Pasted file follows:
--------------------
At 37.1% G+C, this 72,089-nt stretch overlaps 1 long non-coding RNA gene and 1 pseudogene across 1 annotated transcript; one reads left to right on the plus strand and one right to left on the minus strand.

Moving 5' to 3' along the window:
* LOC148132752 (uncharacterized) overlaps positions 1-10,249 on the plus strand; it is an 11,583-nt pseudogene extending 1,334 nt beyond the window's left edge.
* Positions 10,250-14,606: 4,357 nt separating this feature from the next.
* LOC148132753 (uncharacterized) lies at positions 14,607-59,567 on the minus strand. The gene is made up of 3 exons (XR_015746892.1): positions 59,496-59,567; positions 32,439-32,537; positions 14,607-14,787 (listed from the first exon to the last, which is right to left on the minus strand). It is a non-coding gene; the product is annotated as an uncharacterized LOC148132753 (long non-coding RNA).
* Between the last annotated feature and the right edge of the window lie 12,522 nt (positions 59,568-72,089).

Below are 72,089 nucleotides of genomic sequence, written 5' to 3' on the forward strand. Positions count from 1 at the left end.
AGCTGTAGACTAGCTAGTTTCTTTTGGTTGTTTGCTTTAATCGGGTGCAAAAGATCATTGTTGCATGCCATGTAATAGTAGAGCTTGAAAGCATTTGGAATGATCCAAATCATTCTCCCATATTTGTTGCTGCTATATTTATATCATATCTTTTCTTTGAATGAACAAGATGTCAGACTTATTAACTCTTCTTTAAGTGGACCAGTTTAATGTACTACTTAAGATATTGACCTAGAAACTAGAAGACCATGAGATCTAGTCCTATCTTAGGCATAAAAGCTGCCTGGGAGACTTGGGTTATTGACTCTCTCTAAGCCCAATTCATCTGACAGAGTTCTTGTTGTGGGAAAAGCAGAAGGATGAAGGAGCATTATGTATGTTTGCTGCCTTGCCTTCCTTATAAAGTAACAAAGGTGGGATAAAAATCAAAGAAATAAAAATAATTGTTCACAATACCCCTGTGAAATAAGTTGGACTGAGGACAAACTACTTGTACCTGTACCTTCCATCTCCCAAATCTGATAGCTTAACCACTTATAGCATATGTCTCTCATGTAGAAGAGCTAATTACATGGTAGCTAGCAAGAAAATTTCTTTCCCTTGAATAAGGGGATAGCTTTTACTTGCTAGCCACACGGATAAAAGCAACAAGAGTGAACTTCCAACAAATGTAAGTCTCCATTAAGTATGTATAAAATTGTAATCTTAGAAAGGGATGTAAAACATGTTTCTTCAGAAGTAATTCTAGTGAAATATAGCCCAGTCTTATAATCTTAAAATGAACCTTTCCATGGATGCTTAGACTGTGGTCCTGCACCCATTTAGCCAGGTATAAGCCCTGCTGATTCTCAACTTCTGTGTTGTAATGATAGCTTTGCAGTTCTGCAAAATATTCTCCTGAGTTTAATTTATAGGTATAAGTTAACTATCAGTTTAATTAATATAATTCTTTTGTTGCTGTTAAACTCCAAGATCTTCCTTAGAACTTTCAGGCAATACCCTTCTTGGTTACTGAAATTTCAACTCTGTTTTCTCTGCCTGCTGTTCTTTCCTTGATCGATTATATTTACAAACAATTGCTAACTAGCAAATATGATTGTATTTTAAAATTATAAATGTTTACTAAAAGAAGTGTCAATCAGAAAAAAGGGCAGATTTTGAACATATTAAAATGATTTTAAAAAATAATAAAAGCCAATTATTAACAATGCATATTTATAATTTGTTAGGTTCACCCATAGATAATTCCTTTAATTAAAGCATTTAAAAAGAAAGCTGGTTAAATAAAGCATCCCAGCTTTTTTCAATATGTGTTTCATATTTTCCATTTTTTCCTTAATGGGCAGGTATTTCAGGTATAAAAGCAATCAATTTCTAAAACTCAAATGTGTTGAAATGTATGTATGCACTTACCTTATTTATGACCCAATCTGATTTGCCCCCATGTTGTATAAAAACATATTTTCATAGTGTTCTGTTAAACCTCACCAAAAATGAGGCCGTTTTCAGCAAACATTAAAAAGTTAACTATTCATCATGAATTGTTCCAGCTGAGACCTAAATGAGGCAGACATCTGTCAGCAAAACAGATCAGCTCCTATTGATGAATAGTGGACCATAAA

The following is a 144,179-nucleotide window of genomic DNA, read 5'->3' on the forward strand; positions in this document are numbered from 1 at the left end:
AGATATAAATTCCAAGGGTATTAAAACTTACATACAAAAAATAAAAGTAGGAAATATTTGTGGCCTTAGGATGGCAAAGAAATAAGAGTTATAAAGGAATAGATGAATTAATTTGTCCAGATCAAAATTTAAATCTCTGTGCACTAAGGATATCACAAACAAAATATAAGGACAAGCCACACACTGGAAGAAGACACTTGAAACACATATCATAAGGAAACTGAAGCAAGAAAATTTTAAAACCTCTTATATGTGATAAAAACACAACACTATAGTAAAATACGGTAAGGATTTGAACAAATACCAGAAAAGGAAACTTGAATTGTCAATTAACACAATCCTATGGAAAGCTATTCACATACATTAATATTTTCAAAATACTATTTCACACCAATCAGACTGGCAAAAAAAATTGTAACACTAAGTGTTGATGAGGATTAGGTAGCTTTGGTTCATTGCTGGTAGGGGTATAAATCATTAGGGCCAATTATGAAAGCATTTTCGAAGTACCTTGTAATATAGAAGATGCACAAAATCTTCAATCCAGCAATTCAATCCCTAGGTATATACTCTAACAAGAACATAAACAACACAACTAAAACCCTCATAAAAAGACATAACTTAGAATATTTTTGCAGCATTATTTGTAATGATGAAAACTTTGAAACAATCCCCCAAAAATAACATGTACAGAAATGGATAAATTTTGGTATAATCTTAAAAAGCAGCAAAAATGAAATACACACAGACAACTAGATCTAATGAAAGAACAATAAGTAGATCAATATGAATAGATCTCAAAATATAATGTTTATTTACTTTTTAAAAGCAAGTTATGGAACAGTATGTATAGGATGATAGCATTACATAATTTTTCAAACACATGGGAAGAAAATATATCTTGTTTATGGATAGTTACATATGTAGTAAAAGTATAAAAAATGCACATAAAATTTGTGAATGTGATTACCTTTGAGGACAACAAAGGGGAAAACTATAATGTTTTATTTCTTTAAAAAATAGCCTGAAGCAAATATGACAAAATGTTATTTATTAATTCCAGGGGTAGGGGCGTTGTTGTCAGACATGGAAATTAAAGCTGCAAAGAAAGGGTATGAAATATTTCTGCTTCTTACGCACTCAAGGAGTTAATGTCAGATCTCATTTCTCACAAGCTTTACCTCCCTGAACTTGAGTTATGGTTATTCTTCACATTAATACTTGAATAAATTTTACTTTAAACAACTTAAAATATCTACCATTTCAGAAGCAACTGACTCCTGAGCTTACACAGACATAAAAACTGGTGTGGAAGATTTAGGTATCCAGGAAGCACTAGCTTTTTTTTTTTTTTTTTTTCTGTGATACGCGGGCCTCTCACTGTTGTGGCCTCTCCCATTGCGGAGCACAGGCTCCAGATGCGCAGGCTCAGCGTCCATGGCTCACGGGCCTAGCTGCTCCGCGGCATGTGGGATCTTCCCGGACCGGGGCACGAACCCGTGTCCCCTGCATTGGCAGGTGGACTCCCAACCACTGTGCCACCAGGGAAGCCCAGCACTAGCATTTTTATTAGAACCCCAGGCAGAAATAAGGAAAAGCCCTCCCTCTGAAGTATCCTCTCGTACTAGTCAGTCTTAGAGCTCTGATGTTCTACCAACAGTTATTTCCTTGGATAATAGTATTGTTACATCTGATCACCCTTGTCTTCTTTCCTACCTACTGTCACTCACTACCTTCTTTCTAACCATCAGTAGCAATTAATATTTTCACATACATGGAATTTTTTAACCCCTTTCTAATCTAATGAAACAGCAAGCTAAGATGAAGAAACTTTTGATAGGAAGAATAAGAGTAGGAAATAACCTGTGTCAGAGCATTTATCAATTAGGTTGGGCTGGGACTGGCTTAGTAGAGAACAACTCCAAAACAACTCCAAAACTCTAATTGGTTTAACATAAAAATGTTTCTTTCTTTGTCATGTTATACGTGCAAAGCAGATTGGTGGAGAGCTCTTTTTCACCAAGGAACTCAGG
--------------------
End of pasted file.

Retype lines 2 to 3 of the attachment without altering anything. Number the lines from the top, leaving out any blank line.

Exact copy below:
Moving 5' to 3' along the window:
* LOC148132752 (uncharacterized) overlaps positions 1-10,249 on the plus strand; it is an 11,583-nt pseudogene extending 1,334 nt beyond the window's left edge.